Zen (Chan)

The meditation (dhyana) school originating in China that emphasizes "mind-to-mind transmission"
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    Instructions for Listening Meditation Paid Member

    Try to sit stable like a mountain and vast like the ocean.Listen to the sounds as they occur. Do not imagine, name, or analyze the sounds. Just listen with wide-open awareness. Let the sounds come to you and touch your eardrums. Go inside the sounds and notice their fluid nature. If there are no sounds, listen, and rest in this moment of silence. Notice how sounds arise upon certain conditions and disappear upon others. Do not grasp at any sounds. Do not reject any sounds. Just be aware of sounds as they arise and pass away. Open yourself to the music of the world in this moment, in this place. In your daily life, notice the positive and negative habits you might have in your approach to listening. What helps you to listen fully and spaciously? If you are in a place that is very noisy, how can you help yourself? Must you find a quieter place or wear earplugs? Or can you be with these sounds in a different way? More »
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    Meditation, Mental Habits, and Creative Imagination Paid Member

    We have to be careful not to think that meditation is about getting rid of thoughts. On the contrary, I would say that meditation helps us to creatively engage with our thoughts and not fixate on them. When people say they cannot concentrate, I say, “No, no, no! You are concentrating—too much on any one thought!” More »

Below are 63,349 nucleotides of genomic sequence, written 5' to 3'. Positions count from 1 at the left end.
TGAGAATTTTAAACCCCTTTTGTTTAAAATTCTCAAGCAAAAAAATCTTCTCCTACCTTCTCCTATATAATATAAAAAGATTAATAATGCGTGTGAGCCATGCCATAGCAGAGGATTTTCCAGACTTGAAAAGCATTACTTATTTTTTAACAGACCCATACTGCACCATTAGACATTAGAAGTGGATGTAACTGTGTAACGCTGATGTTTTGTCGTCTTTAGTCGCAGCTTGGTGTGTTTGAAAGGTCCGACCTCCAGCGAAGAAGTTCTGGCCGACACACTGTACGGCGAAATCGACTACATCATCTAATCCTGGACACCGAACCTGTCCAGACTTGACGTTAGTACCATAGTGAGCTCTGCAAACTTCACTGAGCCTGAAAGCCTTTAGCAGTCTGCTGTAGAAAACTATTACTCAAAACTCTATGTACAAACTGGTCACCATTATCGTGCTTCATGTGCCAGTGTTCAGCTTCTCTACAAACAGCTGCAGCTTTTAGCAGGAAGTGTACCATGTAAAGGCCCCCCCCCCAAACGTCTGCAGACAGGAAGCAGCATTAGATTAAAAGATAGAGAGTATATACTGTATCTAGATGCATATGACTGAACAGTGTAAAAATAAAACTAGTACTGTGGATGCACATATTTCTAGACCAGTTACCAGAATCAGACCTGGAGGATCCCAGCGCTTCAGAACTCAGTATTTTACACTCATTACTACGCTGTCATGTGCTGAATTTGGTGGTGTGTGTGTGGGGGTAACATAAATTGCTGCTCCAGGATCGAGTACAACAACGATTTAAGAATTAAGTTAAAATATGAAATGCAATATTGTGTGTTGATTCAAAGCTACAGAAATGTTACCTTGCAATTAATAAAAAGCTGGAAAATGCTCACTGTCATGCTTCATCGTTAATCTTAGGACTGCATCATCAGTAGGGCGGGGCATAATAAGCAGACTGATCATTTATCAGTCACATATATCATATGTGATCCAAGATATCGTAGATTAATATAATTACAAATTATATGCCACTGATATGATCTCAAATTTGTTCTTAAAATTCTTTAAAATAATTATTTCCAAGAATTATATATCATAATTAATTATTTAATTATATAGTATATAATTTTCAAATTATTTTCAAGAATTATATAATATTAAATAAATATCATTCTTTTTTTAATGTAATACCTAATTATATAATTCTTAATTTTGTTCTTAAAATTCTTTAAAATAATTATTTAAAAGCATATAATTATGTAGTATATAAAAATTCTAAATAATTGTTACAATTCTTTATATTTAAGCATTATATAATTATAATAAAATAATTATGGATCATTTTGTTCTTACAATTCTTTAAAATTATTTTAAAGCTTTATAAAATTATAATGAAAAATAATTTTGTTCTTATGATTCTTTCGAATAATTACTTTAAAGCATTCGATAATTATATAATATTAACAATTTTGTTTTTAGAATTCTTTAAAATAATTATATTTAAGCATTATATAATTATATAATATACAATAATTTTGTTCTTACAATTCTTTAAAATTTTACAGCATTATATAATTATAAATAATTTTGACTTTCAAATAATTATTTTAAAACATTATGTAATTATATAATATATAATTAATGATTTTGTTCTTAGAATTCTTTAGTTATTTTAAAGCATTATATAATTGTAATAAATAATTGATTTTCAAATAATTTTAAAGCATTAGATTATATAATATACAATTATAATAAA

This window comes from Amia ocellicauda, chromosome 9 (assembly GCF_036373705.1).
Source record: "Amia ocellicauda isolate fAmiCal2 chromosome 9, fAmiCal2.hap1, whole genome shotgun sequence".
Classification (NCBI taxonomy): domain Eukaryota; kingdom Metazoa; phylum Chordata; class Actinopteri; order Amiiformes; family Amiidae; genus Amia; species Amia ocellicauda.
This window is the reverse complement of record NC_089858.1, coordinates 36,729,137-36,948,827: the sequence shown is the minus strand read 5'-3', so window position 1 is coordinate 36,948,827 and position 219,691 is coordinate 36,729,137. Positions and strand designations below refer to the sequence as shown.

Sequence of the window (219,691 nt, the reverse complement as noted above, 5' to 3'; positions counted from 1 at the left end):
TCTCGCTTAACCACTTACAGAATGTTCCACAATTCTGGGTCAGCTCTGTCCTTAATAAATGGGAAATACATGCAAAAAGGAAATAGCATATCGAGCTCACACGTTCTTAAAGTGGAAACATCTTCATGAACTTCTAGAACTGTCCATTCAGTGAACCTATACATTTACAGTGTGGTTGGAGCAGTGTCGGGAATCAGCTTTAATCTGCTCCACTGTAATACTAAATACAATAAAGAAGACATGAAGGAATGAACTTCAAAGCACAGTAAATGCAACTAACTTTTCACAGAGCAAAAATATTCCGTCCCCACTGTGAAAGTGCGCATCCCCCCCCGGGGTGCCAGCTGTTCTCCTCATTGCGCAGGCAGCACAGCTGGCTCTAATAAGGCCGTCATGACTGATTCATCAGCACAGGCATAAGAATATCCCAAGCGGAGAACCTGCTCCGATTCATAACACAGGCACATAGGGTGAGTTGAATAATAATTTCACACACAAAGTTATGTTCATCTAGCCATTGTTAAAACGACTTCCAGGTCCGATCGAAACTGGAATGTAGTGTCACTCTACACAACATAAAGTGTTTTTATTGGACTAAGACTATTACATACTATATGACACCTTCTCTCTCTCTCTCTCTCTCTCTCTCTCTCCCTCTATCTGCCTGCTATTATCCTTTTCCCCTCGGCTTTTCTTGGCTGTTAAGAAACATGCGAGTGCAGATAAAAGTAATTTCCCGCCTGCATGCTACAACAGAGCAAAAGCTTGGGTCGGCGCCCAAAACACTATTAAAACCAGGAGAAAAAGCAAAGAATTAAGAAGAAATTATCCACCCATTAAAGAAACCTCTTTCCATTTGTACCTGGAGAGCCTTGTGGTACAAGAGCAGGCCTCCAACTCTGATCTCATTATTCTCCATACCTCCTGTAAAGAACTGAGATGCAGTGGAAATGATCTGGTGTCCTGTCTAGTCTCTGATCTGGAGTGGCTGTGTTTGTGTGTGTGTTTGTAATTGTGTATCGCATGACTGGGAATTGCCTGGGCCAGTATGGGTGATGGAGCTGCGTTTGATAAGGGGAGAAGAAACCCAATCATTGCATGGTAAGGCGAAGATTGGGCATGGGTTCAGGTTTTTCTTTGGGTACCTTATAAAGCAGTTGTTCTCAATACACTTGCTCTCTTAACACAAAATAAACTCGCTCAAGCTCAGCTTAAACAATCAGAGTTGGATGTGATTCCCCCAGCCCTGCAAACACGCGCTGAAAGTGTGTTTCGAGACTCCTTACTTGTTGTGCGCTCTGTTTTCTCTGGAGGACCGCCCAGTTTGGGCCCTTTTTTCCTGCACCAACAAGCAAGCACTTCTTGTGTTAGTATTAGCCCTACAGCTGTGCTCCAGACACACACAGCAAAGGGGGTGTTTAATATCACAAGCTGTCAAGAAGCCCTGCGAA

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    Brown Rice Is Just Right Paid Member

    How do you like zazen? I think it may be better to ask, how do you like brown rice? Zazen is too big a topic. Brown rice is just right. Actually, there is not much difference. When you eat brown rice, you have to chew it, and unless you chew it, it is difficult to swallow. When you chew it very well, your mouth becomes part of the kitchen, and actually the brown rice becomes more and more tasty. When we eat white rice, we don’t chew so much, but that little bit of chewing feels so good that naturally the rice goes right down our throats. More »
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    Clouding Paid Member

    Traditionally, clouds are symbolic of things indeterminate. Composed of air and water, their essential nature can be attributed to neither element but arises in an obscuring of the two, a betwixt-and-between phenomenon, not unlike human beings, those nebulous creatures who themselves seem caught between realms, floating along between the shimmering horizons of birth and death, here and there, earth and heaven. Buddhist psychology refers to the aggregate of what we call personality as “the five clouds of entanglement.” More »
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    Grinding Up Consciousness Paid Member

    We are not conscious of our breathing. I don’t think there is anyone here who is consciously exhaling and inhaling. However, in Zen practice, you are asked to be aware of your breathing. This is something that is unavoidable, even though it would be better not to have to do such an inconvenient thing as to be conscious of breathing. In any case, I would like you to concentrate on your breathing: inhaling, exhaling, inhaling, exhaling—one breath at a time, gently, carefully, sincerely. By concentrating on the breath you can gradually enter a samadhi (concentration) of breathing, a samadhi of awareness. More »